Revealed: What goes inside the mind of a serial killer before they commit a crime!

In the aftermath of a mass shooting in the US, where a young gunman killed at least 50 people at a gay nightclub in Orlando, Florida, we decode the scientific logic behind this violent pursuit of humans.

Updated: Jun 13, 2016, 11:23 AM IST
Revealed: What goes inside the mind of a serial killer before they commit a crime!

New Delhi: Why do people turn violent and what makes them more inclined to kill other people? Nobody really knows the exact answers to these questions, not even the psychologists or the scientists!

In the aftermath of a mass shooting in the US, where a young gunman killed at least 50 people at a gay nightclub in Orlando, Florida, we decode the scientific logic behind this violent pursuit of humans.

As per a 2014 study carried out by the University of Glasgow researchers, a combination of mental health issues from autism to head injuries with psychological trauma can result in violent crimes.

The study, published in the Journal of Violent and Aggressive Behaviour, identified a complex relationship between neurodevelopmental problems and psychosocial factors.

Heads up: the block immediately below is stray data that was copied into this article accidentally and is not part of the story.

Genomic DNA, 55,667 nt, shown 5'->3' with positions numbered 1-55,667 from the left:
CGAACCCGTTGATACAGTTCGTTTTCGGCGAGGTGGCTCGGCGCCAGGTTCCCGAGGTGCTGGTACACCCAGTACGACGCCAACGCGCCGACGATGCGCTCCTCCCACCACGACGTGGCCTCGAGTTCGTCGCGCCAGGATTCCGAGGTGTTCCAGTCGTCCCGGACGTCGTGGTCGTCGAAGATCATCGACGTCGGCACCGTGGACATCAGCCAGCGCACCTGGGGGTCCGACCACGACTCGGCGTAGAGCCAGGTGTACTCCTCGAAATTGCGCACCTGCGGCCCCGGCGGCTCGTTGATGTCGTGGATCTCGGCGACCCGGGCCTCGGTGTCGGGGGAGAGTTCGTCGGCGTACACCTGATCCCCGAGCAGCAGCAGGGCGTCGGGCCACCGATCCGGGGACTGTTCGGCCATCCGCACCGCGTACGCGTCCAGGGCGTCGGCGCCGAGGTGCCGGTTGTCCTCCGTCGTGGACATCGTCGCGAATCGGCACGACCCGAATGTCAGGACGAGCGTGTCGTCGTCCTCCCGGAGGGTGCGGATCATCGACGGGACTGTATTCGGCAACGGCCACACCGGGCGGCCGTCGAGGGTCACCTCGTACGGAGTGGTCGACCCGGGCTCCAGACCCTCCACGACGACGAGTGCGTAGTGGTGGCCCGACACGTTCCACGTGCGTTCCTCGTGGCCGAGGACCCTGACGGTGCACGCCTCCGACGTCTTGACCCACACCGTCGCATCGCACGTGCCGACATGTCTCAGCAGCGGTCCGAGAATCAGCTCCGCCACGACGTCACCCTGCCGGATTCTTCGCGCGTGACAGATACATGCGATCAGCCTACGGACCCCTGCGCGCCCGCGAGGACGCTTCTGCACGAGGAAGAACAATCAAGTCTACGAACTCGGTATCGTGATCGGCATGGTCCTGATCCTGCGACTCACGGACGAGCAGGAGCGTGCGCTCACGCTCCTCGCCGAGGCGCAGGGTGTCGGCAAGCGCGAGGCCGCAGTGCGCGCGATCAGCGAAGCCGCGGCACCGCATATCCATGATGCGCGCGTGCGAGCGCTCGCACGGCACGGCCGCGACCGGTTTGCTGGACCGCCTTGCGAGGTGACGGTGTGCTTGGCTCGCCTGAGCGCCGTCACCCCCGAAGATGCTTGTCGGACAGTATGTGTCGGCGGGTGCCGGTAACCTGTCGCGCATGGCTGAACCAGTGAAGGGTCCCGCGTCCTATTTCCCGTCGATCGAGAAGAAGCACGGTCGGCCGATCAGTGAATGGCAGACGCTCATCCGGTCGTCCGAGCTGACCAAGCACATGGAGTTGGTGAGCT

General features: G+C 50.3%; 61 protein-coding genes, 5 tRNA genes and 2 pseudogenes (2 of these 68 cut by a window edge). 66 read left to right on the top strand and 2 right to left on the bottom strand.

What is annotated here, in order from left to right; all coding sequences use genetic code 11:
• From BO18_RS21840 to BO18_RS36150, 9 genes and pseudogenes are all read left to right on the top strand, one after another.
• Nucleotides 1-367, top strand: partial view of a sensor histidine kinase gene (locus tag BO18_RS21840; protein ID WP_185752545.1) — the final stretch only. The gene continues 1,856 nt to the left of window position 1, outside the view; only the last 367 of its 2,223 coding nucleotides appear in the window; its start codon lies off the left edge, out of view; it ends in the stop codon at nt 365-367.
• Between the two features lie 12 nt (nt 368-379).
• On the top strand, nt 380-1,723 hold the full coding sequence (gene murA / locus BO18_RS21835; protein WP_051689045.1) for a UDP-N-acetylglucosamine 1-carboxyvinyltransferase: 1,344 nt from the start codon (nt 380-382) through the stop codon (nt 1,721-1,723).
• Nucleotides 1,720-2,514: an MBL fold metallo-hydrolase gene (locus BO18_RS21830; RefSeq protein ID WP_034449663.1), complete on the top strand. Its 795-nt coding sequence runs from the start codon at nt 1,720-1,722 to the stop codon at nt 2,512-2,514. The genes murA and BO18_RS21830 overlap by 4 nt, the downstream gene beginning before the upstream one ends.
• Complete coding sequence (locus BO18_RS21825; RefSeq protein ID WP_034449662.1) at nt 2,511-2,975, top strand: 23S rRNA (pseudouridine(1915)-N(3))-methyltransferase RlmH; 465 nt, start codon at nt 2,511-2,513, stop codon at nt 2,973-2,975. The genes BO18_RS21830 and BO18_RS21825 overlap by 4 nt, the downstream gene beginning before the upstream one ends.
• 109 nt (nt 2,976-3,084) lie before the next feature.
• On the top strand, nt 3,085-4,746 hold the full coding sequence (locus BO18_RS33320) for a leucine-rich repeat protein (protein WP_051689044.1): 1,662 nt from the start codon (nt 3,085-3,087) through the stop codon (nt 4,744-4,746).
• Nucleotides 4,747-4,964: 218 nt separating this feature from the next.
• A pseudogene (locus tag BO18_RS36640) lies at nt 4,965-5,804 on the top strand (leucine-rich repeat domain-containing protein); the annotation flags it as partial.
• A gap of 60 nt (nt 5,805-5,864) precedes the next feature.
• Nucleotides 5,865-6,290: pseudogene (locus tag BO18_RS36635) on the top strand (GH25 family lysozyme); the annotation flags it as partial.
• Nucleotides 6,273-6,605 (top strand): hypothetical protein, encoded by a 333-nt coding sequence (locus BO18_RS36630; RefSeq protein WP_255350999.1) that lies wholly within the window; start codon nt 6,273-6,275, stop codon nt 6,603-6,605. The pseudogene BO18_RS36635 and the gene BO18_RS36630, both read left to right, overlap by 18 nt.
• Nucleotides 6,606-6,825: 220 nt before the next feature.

Also, in the 1990s, a research based on brain scans of 25 convicted members found that many of the killers had abnormalities in the front sections of the brain - the so-called frontal lobes.

According to this research, the frontal lobe is quite inactive in murderer, whereas in the normal person, it is one of the most highly active areas of the brain.

The frontal lobe is the part of the brain that controls important cognitive skills in humans, such as emotional expression, problem solving, memory, language, judgment, and sexual behavior.

However, researchers noted that brain deficiency alone is not enough to make a person violent as if a person is badly abused, there may be anger waiting to be released.

“And if the person also has frontal lobe deficiency, then you have a very dangerous combination of impulses and drives that cannot be easily controlled by the damaged frontal lobes,” said Dr Jonathan Pincus, a psychiatrist at Georgetown University in Washington.

Scientists have been trying to understand what exactly goes on in the brain of a serial killer even as violent crime rose sharply in recent years.